After the powerful symptoms of vertigo have passed (usually within 48 hours), patients are usually left with a feeling of disequilibrium (unsteadiness) that can last for days to months. The viral infection weakens the inner ear on one side, which creates an asymmetry within the balance centers of the brainstem. This creates a constant sense of unsteadiness. The disequilibrium is tolerable at rest but sudden movements of the head or body will trigger vertigo or light-headedness. As the affected inner ear recovers, the sensation of balance gradually returns.

How are these conditions treated?

The treatment of this condition is usually supportive. Medications, such as Meclizine, Antivert or Valium, can be given to help with the acute vertigo. These medications will help the patient if they are having symptoms of vertigo or nausea. These medications essentially cut off communication between the inner ear and the brain, so that the patient can have temporary relief of the vertigo.

It is important to keep in mind that these medications are not therapeutic; meaning they do not cure the problem. They are prescribed to make the patient comfortable in the short-term until the inner ear recovers. In fact, if these medications are taking too regularly, they will delay recovery. The brain and the inner ear have to interface in order for the natural function of the inner ear to recover. If these medications are constantly cutting off this interface, recovery will occur much more slowly.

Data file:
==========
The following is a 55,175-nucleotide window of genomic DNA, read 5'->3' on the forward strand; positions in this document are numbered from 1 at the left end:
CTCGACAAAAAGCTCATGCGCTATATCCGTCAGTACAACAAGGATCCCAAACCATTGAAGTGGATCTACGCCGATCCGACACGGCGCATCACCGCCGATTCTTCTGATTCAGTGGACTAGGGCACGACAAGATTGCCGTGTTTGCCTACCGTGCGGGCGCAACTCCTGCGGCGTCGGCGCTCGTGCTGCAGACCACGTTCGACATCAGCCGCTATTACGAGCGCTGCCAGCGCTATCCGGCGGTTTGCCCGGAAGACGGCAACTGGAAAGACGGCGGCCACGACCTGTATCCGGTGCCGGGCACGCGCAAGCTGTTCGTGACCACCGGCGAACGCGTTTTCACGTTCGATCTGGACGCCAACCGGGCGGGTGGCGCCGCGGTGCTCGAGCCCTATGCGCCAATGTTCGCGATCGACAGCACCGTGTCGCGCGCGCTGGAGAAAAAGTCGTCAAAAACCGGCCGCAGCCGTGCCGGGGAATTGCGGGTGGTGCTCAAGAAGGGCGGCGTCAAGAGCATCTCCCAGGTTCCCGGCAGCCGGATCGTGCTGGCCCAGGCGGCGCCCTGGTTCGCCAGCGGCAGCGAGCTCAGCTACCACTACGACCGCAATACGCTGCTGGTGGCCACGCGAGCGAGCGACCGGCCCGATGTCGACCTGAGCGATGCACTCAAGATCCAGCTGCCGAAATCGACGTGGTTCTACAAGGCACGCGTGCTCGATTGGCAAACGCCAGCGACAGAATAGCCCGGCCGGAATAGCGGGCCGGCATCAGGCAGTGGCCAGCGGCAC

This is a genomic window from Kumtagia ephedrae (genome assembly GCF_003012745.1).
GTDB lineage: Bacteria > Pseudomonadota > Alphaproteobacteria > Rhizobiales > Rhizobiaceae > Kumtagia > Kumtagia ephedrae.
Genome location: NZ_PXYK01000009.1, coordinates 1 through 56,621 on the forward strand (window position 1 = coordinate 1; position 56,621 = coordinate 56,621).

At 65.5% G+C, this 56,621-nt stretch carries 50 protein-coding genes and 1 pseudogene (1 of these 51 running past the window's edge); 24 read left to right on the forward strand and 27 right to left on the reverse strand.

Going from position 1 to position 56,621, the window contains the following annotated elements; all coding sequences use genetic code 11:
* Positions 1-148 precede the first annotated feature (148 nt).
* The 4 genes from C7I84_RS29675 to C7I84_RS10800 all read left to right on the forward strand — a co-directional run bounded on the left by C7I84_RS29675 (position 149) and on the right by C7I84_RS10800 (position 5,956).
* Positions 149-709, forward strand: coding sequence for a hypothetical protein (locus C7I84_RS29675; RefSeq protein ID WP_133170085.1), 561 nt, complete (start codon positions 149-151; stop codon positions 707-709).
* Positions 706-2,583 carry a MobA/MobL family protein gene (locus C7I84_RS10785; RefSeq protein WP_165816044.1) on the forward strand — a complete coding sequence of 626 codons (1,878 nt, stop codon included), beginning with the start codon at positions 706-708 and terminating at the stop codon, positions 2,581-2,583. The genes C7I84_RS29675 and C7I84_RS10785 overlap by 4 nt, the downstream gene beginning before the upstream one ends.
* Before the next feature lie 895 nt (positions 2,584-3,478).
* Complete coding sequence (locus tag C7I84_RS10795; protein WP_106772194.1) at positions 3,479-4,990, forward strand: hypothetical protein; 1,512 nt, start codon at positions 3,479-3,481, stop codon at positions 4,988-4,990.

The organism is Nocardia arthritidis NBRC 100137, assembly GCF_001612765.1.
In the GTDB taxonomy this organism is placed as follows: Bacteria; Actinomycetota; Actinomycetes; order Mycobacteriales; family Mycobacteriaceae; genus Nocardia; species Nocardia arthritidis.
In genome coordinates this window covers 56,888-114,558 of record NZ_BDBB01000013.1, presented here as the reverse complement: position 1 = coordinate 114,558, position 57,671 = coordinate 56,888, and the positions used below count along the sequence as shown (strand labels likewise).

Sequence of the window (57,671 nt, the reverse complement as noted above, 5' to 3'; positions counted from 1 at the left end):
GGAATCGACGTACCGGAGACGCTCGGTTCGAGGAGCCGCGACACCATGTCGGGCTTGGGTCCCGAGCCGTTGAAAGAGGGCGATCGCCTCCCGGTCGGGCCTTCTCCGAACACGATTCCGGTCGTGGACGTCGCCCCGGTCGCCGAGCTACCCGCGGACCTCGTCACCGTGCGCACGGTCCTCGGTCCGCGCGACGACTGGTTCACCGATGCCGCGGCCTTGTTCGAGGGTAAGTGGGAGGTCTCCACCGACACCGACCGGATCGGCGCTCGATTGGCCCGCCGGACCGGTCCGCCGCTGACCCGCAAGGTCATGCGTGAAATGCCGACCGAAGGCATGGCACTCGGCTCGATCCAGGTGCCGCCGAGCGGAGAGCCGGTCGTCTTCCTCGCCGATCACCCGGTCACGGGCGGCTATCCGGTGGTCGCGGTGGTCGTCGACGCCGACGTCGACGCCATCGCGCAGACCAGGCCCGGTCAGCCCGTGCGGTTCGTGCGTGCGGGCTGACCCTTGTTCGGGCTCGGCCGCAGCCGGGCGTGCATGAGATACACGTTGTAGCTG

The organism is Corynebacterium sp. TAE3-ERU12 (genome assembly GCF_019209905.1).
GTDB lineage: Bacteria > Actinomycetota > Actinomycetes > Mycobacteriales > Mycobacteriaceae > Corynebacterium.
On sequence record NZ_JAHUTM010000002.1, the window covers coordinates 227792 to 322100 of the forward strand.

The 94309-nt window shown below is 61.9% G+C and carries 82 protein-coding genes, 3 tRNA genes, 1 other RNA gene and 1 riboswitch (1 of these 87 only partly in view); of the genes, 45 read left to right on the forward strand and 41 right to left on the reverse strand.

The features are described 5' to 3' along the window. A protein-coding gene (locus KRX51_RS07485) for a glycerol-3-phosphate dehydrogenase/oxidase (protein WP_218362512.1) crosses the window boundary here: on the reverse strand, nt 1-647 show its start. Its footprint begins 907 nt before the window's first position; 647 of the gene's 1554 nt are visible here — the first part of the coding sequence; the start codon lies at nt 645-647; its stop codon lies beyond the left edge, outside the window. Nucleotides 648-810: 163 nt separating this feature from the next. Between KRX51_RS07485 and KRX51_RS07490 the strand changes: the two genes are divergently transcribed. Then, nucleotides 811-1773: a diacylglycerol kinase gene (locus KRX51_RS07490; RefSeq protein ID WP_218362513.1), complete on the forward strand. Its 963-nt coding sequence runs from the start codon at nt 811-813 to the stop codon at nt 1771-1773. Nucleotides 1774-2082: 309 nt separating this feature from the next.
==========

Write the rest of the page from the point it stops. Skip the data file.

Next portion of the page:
Unfortunately, patients have to go through a period of compensation, where they will experience some dizziness, before the inner ear will recover. This period of compensation can be seen as a time when the inner ear is returning to full strength and getting back “on-line” with the brain so that balance function can be re-established. This process usually takes several weeks, but it can take months.

Patients who do not recover with several weeks of observation will require more intervention and investigation. This can include vestibular physical therapy to help strengthen the inner ear. It may also include a CT or MRI scan of the brain and an ENG (Electronystagmogram). An ENG is a specialized test that evaluates the strength and function of the inner ear’s balance function. Sometimes, something that was believed to be labrynthitis when it initially presented, turns out to be a completely different medical problem. This is why it is important to follow up with the ENT doctor until the symptoms are resolved or controlled.

Vestibular migraine

People who suffer from chronic dizziness may be suffering from Vestibular Migraine. This condition involves a sense of disequilibrium rather than vertigo. Disequilibrium is a feeling that either the patient or the environment is swaying. Most patients describe it as “unsteadiness.” It is a sense of slow, rotational movement of one’s surrounding which can be mild or debilitating. The sensation can last from seconds to weeks and has a wide variety of manifestations. The exact neurological pathways responsible for a vestibular migraine are not completely understood.

How is vestibular migraine treated?

Treatments include observation, vestibular physical therapy or medical therapy. The medical therapies designed to treat vestibular migraine are the same medications used as prophylactic therapy for migraine headaches.